Recollections of Bytown and Its Old Inhabitants eBook

This eBook from the Gutenberg Project consists of approximately 60 pages of information about Recollections of Bytown and Its Old Inhabitants.
To him in the approaching “scrimmage,”
For what is but a brazen image
At best, a people’s approbation,
Which sometimes with the situation,
Changes as egg in hand of wizard,
Or color in chameleon lizard. 
There too, are Job and David Moore,
Bill Northgraves mentioned not before,
Who in the little school-house red
On early education fed. 
And Thomas Curtis Brigham, too,
Lennox and Christopher in view,
Arise before my sight,
Strongly defined in memory’s light,
And Wright both Ruggles and Tiberias,
And Wyman who was seldom serious,
Poor fellow! in life’s manly bloom
He slept in an untimely tomb. 
Time fails me, or I fain would tell
Of many more remembered well,
But end I here my present strain
Till memory wakes it up again.

CHAPTER III.

I cross the Ottawa once more. 
From Hull again to Bytown’s shore. 
And for a moment I behold
The river as it was of old,
Swelling, majestic in its pride,
A glorious stream from side to side! 
A “Grand River” was Ottawa then,
The pride of ancient lumbermen,
By slabs and sawdust undefiled. 
The joy of nature’s dusky child,
Who’s matchless, perfect bark canoe
Oft o’er its crystal bosom flew—­
Not bridged all o’er like shaking bogs
By endless booms of dirty logs,
Which to the thrifty and the wise
Are doubtless marks of enterprise,
And evidences too of health,
Of pocket and commercial wealth,
Yet sadly, sometimes out of place,
And serious blots on Nature’s face. 
What would big Indian “Clouthier” say—­
The red-skinn’d Samson could he stray
From the happy hunting ground away—­
Could he behold the stream to-day—­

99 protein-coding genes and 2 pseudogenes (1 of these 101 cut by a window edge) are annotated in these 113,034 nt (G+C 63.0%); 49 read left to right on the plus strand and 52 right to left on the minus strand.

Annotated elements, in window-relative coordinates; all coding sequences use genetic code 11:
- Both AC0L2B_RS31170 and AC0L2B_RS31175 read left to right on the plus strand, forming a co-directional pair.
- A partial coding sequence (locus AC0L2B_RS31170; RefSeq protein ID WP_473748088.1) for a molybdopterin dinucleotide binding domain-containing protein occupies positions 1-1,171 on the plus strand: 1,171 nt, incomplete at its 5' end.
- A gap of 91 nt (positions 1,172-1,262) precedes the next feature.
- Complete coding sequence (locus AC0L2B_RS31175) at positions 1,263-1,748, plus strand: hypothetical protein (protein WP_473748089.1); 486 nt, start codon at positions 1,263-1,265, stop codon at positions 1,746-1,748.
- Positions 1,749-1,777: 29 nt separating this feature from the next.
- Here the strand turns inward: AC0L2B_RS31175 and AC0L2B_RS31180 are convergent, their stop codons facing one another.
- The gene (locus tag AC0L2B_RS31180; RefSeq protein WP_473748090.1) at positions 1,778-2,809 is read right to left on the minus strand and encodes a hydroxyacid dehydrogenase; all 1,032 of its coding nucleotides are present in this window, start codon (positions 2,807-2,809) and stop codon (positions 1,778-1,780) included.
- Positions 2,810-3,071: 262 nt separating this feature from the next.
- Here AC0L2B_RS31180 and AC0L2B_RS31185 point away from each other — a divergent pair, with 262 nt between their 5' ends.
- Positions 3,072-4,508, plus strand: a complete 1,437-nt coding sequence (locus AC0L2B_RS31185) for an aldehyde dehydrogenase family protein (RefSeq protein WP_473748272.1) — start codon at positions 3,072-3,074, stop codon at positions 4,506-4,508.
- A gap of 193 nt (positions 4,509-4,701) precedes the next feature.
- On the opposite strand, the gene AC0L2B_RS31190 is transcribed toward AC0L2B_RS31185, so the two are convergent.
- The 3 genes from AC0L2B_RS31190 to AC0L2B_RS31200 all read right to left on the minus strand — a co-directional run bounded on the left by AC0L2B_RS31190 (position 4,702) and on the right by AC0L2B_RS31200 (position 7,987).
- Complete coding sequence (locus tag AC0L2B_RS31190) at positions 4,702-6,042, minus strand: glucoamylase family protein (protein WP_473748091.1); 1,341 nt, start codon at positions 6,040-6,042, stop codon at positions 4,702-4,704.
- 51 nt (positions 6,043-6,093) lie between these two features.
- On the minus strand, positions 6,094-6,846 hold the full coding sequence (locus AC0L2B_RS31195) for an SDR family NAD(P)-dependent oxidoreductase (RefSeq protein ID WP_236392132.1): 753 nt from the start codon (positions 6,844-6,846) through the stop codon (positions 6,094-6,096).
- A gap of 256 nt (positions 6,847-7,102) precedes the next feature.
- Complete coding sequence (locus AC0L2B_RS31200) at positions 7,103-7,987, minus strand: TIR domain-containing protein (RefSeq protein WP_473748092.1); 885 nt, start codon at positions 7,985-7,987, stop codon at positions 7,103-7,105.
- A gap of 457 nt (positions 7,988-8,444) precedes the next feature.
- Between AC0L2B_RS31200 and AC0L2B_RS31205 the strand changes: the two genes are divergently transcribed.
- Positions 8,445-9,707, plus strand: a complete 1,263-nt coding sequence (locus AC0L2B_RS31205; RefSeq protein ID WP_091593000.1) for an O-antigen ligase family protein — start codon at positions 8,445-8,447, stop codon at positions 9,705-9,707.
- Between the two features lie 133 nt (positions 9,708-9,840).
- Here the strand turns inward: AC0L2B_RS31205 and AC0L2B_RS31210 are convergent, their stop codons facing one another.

The great Kah-nah-jo, where the God
Of the Algonquins used to nod
In dreamy slumber ’mid the smoke
Which from the mighty cataract broke,
Hemm’d in by sawmills, booms and piers—­
The features of a thousand years
Of beauty ruthlessly defaced—­
The landmarks of the past displaced,
And little left to tell the story
Of Ottawa’s departed glory;
But water running where it ran
When the red deer chase began. 
’Twould startle even Philemon Wright
With all his wisdom and foresight. 
Could he arise, good man of old,
And modern Ottawa behold,
He’d feel himself a stranger too—­
’Mid scenes of wonder strange and new—­
In Hull, of little worth for tillage,
The spot on which he built his village. 
Return I now, this slight digression
Was worth the time, I’ve an impression;
Clouthier, the Indian, was a giant,
And “Squire Wright,” strong, self-reliant,
Was he who o’er the border came
And gave to Hull its ancient fame;
A man of enterprise and spirit
Who in this history well doth merit,
Such place of prominence as can
Be given to such a stirring man. 
On the way back I see the ground

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Recollections of Bytown and Its Old Inhabitants from Project Gutenberg. Public domain.
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